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  • Journal of Chromatography A, 1216 (2009) 71107129

    Contents lists available at ScienceDirect

    Journal of Chromatography A

    journa l homepage: www.e lsev ier .com/ locate /chroma

    Review

    Multidimensional chromatography in food analysis

    Miguel Herreroa,b, Elena Ibnezb, Alejandro Cifuentesb,, Jose Bernalb

    a Seccin Departamental Ciencias de la Alimentacin, Universidad Autnoma de Madrid, Campus de Cantoblanco, 28049 Madrid, Spainb Instituto de Fermentaciones Industriales (CSIC), Juan de la Cierva 3, 28006 Madrid, Spain

    a r t i c l e i n f o

    Article history:Available online 13 August 2009

    Keywords:LC LCGC GCLCGCBidimensional chromatographyTwo-dimensionalFoodsBeverages

    a b s t r a c t

    In this work, the main developments and applications of multidimensional chromatographic techniquesin food analysis are reviewed. Different aspects related to the existing couplings involving chromato-graphic techniques are examined. These couplings include multidimensional GC, multidimensional LC,multidimensional SFC as well as all their possible combinations. Main advantages and drawbacks of eachcoupling are critically discussed and their key applications in food analysis described.

    2009 Elsevier B.V. All rights reserved.

    Contents

    1. Introduction . . . . . . . . . . . . . . . . . . . . . . . . . . . . . . . . . . . . . . . . . . . . . . . . . . . . . . . . . . . . . . . . . . . . . . . . . . . . . . . . . . . . . . . . . . . . . . . . . . . . . . . . . . . . . . . . . . . . . . . . . . . . . . . . . . . . . . . . . . 71102. Multidimensional gas chromatography (MDGC) . . . . . . . . . . . . . . . . . . . . . . . . . . . . . . . . . . . . . . . . . . . . . . . . . . . . . . . . . . . . . . . . . . . . . . . . . . . . . . . . . . . . . . . . . . . . . . . . . . . . 7111

    2.1. Conventional and advanced heart cutting MDGC. . . . . . . . . . . . . . . . . . . . . . . . . . . . . . . . . . . . . . . . . . . . . . . . . . . . . . . . . . . . . . . . . . . . . . . . . . . . . . . . . . . . . . . . . . . . 71112.2. Comprehensive two-dimensional gas chromatography (GC GC) . . . . . . . . . . . . . . . . . . . . . . . . . . . . . . . . . . . . . . . . . . . . . . . . . . . . . . . . . . . . . . . . . . . . . . . . . . 7114

    3. Multidimensional liquid chromatography (MDLC) . . . . . . . . . . . . . . . . . . . . . . . . . . . . . . . . . . . . . . . . . . . . . . . . . . . . . . . . . . . . . . . . . . . . . . . . . . . . . . . . . . . . . . . . . . . . . . . . . . 71183.1. Off-line MDLC . . . . . . . . . . . . . . . . . . . . . . . . . . . . . . . . . . . . . . . . . . . . . . . . . . . . . . . . . . . . . . . . . . . . . . . . . . . . . . . . . . . . . . . . . . . . . . . . . . . . . . . . . . . . . . . . . . . . . . . . . . . . . . . . 71183.2. On-line MDLC. . . . . . . . . . . . . . . . . . . . . . . . . . . . . . . . . . . . . . . . . . . . . . . . . . . . . . . . . . . . . . . . . . . . . . . . . . . . . . . . . . . . . . . . . . . . . . . . . . . . . . . . . . . . . . . . . . . . . . . . . . . . . . . . . 71193.3. Comprehensive two-dimensional LC . . . . . . . . . . . . . . . . . . . . . . . . . . . . . . . . . . . . . . . . . . . . . . . . . . . . . . . . . . . . . . . . . . . . . . . . . . . . . . . . . . . . . . . . . . . . . . . . . . . . . . . . 7120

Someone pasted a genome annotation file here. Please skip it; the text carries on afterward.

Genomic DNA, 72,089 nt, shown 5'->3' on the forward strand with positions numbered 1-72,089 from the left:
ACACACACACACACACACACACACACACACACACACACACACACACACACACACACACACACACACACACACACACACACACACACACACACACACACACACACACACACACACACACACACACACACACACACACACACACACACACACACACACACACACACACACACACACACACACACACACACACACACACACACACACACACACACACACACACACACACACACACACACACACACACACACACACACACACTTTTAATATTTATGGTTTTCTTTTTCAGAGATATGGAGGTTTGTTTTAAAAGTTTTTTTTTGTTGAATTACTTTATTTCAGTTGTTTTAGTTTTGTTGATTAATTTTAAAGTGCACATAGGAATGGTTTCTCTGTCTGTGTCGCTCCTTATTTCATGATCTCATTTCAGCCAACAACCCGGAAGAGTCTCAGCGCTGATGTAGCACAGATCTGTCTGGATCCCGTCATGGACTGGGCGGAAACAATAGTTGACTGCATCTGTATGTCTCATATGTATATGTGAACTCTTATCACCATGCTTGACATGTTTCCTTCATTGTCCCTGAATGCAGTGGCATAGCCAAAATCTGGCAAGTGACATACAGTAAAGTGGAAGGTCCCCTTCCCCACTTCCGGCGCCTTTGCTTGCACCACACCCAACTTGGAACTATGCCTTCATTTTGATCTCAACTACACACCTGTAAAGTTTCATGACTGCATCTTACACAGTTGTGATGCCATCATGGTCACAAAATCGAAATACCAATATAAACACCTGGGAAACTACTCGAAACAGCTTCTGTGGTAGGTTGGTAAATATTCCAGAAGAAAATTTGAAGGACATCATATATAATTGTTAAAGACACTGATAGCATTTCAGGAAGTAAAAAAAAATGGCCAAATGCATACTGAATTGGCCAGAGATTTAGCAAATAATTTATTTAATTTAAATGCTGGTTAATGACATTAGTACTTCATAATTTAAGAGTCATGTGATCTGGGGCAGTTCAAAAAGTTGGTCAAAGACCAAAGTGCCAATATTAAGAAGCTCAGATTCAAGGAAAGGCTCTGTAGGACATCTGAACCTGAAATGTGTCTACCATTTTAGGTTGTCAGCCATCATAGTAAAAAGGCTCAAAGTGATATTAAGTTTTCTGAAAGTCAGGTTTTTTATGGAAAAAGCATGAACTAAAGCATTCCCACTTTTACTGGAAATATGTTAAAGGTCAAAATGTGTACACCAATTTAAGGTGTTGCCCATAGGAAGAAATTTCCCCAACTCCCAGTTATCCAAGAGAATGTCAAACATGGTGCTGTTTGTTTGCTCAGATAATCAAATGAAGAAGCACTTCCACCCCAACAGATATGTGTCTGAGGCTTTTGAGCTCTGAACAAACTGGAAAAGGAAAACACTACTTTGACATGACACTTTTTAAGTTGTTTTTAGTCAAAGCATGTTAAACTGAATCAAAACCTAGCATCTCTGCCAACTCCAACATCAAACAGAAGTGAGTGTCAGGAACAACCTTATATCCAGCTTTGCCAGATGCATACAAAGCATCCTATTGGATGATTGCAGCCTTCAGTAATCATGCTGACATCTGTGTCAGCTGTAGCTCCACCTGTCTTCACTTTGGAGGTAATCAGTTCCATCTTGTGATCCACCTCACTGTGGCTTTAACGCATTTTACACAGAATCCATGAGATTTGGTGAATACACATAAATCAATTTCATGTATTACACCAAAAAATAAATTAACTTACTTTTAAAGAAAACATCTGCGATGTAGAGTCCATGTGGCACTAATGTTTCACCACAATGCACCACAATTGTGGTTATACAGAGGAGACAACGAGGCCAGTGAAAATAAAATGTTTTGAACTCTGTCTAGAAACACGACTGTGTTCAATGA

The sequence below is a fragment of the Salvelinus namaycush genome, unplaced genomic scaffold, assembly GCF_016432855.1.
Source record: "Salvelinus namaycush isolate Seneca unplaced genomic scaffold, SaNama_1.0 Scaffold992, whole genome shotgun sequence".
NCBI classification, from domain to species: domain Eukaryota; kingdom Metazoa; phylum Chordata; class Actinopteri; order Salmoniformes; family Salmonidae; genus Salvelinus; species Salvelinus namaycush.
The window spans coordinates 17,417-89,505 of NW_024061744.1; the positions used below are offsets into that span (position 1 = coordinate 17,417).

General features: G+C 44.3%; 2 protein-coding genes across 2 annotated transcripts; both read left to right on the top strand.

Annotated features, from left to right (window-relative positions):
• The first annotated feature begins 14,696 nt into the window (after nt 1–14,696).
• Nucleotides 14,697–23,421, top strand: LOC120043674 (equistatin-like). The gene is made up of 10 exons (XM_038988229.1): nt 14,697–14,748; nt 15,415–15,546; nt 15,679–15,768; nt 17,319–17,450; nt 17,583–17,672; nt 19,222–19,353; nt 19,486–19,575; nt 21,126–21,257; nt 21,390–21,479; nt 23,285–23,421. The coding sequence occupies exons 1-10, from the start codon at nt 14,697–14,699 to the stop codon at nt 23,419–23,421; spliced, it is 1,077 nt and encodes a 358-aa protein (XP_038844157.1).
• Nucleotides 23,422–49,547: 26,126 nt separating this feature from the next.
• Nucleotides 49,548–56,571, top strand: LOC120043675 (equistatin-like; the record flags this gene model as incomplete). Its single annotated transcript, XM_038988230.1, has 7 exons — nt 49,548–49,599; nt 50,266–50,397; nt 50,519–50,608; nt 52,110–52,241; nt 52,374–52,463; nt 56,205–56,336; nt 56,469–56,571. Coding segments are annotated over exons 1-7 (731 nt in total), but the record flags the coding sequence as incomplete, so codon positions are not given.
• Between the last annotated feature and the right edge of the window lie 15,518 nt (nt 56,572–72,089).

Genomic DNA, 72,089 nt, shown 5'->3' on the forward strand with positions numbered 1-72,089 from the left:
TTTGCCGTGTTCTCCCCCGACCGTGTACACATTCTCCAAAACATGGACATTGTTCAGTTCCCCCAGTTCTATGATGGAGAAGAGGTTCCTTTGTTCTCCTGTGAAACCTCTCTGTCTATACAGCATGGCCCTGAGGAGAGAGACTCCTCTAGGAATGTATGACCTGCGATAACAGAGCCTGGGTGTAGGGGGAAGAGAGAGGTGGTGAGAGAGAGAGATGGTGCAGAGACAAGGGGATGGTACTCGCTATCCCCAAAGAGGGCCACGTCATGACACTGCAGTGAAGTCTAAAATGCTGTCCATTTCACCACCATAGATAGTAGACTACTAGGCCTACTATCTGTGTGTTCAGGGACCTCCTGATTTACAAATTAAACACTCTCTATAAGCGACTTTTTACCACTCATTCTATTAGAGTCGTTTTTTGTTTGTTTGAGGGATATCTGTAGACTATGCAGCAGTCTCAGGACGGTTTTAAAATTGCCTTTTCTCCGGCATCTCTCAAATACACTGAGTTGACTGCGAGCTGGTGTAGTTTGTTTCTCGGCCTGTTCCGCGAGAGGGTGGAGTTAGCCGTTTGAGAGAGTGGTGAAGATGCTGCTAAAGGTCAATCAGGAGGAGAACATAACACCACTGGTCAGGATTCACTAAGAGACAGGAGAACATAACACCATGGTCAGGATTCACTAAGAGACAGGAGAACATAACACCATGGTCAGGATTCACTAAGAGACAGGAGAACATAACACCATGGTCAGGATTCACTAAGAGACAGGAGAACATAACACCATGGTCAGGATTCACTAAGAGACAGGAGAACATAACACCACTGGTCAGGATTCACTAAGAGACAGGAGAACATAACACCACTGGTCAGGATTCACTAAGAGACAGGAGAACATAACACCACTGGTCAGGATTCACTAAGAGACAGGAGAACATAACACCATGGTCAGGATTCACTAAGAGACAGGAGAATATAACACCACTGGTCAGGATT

4. Multidimensional LCGC . . . . . . . . . . . . . . . . . . . . . . . . . . . . . . . . . . . . . . . . . . . . . . . . . . . . . . . . . . . . . . . . . . . . . . . . . . . . . . . . . . . . . . . . . . . . . . . . . . . . . . . . . . . . . . . . . . . . . . . . . . . . 7124

    5. Other multidimensional chromatography couplings. . . . . . . . . . . . . . . . . . . . . . . . . . . . . . . . . . . . . . . . . . . . . . . . . . . . . . . . . . . . . . . . . . . . . . . . . . . . . . . . . . . . . . . . . . . . . . . . 71266. Conclusions and future trends . . . . . . . . . . . . . . . . . . . . . . . . . . . . . . . . . . . . . . . . . . . . . . . . . . . . . . . . . . . . . . . . . . . . . . . . . . . . . . . . . . . . . . . . . . . . . . . . . . . . . . . . . . . . . . . . . . . . . . . 7127

    . . . .. . . . .

    1

    bi[pmOo

    0d

    Acknowledgements . . . . . . . . . . . . . . . . . . . . . . . . . . . . . . . . . . . . . . . . . . . . . . . . . . . .References . . . . . . . . . . . . . . . . . . . . . . . . . . . . . . . . . . . . . . . . . . . . . . . . . . . . . . . . . . . . .

    . Introduction

    Single column (one-dimensional) chromatography analysis haseen used for many years as a standard separation tool for analyz-

    ng compounds in a broad variety of fields including food analysis16]. At present, attention is being paid to avoid laborious sample

    re-treatments that can in fact be an important source of errorsainly for complex matrices as e.g., food or food-related matrices.ne-dimensional chromatography does not always provide the res-lution and separation power required to obtain the best results